commandlinefu.com is the place to record those command-line gems that you return to again and again.
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Every new command is wrapped in a tweet and posted to Twitter. Following the stream is a great way of staying abreast of the latest commands. For the more discerning, there are Twitter accounts for commands that get a minimum of 3 and 10 votes - that way only the great commands get tweeted.
Use your favourite RSS aggregator to stay in touch with the latest commands. There are feeds mirroring the 3 Twitter streams as well as for virtually every other subset (users, tags, functions,…):
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If you have lots of subversion working copies in one directory and want to see in which repositories they are stored, this will do the trick. Can be convenient if you need to move to a new subversion server.
Just a quick hack to give reasonable filenames to TrueType and OpenType fonts.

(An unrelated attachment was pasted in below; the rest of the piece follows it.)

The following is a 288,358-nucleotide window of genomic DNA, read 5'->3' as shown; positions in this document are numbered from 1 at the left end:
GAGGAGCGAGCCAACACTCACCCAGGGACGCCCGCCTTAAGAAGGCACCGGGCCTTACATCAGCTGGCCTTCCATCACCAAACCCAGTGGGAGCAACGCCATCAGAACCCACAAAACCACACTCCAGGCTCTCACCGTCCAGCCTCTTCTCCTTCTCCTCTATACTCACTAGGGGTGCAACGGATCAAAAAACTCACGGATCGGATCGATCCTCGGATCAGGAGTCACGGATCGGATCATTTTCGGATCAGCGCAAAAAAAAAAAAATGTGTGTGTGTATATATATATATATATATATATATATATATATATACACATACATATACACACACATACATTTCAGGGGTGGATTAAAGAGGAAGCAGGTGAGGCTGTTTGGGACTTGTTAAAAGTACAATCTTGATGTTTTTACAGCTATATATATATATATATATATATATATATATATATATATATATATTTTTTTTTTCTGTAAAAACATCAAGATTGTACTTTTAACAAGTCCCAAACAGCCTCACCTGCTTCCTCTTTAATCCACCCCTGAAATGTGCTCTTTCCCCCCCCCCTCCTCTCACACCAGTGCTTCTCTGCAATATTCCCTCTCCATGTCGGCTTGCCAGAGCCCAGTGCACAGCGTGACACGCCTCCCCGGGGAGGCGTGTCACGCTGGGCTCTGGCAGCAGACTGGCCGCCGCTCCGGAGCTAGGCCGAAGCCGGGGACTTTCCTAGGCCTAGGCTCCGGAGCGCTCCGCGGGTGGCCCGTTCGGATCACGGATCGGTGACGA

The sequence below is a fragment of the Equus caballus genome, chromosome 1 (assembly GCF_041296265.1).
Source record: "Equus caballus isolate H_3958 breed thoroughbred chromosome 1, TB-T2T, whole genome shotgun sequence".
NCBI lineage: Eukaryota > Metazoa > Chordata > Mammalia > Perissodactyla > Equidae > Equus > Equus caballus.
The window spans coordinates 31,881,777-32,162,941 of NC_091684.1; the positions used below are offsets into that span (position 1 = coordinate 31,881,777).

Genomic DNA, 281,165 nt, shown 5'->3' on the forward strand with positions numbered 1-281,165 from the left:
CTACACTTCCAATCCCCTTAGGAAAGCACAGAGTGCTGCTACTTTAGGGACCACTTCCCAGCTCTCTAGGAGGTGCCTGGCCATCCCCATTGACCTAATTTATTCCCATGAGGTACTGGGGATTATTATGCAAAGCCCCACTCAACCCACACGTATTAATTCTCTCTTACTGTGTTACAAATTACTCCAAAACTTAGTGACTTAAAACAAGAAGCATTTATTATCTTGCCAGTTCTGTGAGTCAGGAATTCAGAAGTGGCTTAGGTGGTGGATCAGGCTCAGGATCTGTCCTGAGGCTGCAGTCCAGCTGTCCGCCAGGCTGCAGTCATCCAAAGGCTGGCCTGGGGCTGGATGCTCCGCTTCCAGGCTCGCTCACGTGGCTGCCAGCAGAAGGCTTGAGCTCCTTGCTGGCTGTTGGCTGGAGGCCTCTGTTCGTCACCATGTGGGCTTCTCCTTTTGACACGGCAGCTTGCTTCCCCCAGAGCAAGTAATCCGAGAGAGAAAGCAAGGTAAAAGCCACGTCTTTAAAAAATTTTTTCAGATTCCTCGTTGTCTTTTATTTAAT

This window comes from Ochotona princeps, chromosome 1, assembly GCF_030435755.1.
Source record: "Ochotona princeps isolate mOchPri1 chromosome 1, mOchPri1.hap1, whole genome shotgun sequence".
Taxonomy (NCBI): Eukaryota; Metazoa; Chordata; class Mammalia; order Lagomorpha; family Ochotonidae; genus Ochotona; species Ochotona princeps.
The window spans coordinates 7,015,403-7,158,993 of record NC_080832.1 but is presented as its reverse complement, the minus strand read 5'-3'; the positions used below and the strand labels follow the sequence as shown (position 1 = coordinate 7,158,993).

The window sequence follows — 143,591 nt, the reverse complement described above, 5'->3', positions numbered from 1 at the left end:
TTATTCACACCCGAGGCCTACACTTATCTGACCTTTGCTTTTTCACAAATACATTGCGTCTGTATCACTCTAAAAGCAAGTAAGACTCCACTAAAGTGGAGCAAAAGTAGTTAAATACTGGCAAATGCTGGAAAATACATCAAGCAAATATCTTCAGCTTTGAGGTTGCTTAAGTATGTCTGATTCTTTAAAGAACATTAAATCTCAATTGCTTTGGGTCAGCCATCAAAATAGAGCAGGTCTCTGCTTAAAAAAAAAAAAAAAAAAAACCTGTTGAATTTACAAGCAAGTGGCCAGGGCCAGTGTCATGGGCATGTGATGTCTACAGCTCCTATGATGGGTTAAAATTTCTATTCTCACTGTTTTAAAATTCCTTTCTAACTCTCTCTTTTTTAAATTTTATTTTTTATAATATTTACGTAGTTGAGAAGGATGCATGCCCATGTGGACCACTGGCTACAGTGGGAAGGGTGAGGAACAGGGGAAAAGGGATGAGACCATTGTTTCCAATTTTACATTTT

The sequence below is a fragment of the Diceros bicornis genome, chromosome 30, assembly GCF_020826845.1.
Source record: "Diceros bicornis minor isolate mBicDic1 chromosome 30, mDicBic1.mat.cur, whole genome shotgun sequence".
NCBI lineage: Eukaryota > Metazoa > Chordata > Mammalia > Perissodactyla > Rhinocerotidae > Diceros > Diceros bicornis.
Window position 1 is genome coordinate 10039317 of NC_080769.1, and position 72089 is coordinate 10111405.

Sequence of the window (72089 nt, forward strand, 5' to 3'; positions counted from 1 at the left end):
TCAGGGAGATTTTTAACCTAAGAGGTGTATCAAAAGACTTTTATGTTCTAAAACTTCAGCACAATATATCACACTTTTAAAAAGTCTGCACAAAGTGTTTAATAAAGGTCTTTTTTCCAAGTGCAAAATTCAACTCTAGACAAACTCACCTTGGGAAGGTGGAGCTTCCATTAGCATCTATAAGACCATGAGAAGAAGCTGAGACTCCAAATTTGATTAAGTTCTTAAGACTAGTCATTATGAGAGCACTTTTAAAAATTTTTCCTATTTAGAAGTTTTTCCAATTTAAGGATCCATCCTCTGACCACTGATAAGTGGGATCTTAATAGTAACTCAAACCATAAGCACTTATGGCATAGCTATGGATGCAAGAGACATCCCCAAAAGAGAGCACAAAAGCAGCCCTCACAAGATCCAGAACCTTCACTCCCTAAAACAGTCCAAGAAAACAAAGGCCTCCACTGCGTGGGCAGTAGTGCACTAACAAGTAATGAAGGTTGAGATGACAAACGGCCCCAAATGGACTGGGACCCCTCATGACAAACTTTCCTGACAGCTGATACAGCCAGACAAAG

I'd accumulated a big bunch of bizarrely and inconsistently named font files in my ~/.fonts directory. I wanted to copy some, but not all, of them over to my new machine, but I had no idea what many of them were. This script renames .ttf files based on the name embedded inside the font. It will also work for .otf files, but make sure you change the mv part so it gives them the proper extension.
REQUIREMENTS: Bash (for extended pattern globbing), showttf (Debian has it in the fontforge-extras package), GNU grep (for context), and rev (because it's hilarious).
BUGS: Well, like I said, this is a quick hack. It grew piece by piece on the command line. I only needed to do this once and spent hardly any time on it, so it's a bit goofy. For example, I find 'rev | cut -f1 | rev' pleasantly amusing --- it seems so clearly wrong, and yet it works to print the last argument. I think flexibility in expressiveness like this is part of the beauty of Unix shell scripting. One-off tasks can be be written quickly, built-up as a person is "thinking aloud" at the command line. That's why Unix is such a huge boost to productivity: it allows each person to think their own way instead of enforcing some "right way".
On a tangent: One of the things I wish commandlinefu would show is the command line HISTORY of the person as they developed the script. I think it's that conversation between programmer and computer, as the pipeline is built piece-by-piece, that is the more valuable lesson than any canned script.